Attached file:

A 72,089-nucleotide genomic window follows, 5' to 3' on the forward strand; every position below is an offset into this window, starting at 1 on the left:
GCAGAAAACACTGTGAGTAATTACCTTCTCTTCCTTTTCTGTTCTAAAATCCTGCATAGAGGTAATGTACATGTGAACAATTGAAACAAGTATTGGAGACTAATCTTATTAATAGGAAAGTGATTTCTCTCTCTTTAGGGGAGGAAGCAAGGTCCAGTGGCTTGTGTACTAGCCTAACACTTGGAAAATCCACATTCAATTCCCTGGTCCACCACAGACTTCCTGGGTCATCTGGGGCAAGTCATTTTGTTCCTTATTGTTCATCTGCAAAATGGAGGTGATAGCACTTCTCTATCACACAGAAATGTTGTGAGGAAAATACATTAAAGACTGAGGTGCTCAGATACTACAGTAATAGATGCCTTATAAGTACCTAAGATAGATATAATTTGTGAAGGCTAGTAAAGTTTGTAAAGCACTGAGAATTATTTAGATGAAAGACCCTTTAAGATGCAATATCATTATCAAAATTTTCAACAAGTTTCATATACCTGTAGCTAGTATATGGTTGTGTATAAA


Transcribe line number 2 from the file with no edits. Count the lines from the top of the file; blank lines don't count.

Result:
GCAGAAAACACTGTGAGTAATTACCTTCTCTTCCTTTTCTGTTCTAAAATCCTGCATAGAGGTAATGTACATGTGAACAATTGAAACAAGTATTGGAGACTAATCTTATTAATAGGAAAGTGATTTCTCTCTCTTTAGGGGAGGAAGCAAGGTCCAGTGGCTTGTGTACTAGCCTAACACTTGGAAAATCCACATTCAATTCCCTGGTCCACCACAGACTTCCTGGGTCATCTGGGGCAAGTCATTTTGTTCCTTATTGTTCATCTGCAAAATGGAGGTGATAGCACTTCTCTATCACACAGAAATGTTGTGAGGAAAATACATTAAAGACTGAGGTGCTCAGATACTACAGTAATAGATGCCTTATAAGTACCTAAGATAGATATAATTTGTGAAGGCTAGTAAAGTTTGTAAAGCACTGAGAATTATTTAGATGAAAGACCCTTTAAGATGCAATATCATTATCAAAATTTTCAACAAGTTTCATATACCTGTAGCTAGTATATGGTTGTGTATAAA